A 70-year old right-handed man presented with new onset of episodic right arm and leg shaking. He had a history of a traumatic left temporal subdural hematoma requiring evacuation 10 years prior to admission. Although he had no history of seizures, he was subsequently given phenobarbital until his current admission. His shaking episodes were thought to be simple partial seizures, and they resolved with administration of levetiracetam. An initial brain computed tomographic scan revealed no abnormalities. Several days after admission, the patient became obtunded and required intubation. After treatment for aspiration pneumonia and extubation he demonstrated an expressive aphasia and right-sided hemiplegia. Magnetic resonance imaging of the brain showed 2 areas of hyperintense T2 and fluid-attenuated inversion recovery (FLAIR) signal abnormalities with rim enhancement in the left posterior parietal lobe (Figure). These areas became progressively larger and more contiguous over the following 2 weeks, and they demonstrated restricted diffusion and surrounding vasogenic edema. A large sebaceous cyst was observed in the scalp overlying the site of his prior craniotomy.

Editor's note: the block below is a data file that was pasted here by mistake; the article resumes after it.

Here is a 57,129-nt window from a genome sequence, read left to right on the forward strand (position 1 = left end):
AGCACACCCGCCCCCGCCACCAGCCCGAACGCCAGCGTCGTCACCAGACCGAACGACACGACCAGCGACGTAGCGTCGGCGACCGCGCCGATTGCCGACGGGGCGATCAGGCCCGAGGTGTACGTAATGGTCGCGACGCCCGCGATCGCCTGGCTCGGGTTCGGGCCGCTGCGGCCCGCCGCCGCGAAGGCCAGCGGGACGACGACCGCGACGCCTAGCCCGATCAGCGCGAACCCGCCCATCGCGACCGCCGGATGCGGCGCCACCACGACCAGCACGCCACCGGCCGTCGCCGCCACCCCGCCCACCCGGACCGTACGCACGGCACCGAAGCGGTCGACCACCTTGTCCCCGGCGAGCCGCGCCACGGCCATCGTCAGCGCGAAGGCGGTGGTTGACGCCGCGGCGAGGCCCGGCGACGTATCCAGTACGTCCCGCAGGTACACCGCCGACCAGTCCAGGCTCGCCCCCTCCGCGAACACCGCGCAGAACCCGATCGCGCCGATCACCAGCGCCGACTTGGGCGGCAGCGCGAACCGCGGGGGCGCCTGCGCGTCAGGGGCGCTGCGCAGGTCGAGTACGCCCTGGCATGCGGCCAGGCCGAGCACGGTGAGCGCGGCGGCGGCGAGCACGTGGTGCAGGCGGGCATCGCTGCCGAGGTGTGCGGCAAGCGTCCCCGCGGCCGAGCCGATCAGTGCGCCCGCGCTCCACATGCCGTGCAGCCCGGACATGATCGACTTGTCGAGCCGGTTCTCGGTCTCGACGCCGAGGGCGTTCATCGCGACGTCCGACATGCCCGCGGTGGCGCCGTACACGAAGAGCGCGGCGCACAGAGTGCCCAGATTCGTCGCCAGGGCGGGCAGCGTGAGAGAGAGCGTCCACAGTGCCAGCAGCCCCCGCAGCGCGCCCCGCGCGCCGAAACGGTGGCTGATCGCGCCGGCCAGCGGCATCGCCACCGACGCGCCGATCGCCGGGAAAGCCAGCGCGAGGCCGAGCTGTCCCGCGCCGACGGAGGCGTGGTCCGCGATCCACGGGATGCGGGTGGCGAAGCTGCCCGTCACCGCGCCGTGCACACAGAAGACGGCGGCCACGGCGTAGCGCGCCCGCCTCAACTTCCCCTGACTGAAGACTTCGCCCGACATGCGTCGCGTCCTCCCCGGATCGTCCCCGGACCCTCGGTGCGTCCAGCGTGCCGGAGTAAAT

Magnetic resonance imaging (1.5 T) of the brain. Fluid-attenuated inversion recovery signal abnormalities are shown in the left posterior parietal lobe before (A) and after (B) 6 weeks of intravenous antibiotics.

Magnetic resonance imaging (1.5 T) of the brain. Fluid-attenuated inversion recovery signal abnormalities are shown in the left posterior parietal lobe before (A) and after (B) 6 weeks of intravenous antibiotics.

Biopsies of both rim-enhancing areas revealed polymorphonuclear infiltrates and necrosis. Anaerobic cultures from both lesions grew only P acnes. The patient received 6 weeks of intravenous vancomycin, and magnetic resonance imaging performed 4 weeks later revealed some resolution in the T2/FLAIR signal abnormalities, with decreased edema. During subsequent weeks his aphasia and right-sided weakness improved to the level of only a mild residual pronator drift.


We concluded that this patient suffered from a delayed postoperative intracranial P acnes abscess because of the localization of this abscess within his prior operative field and the typically slow and variable growth of P acnes in other reported cases.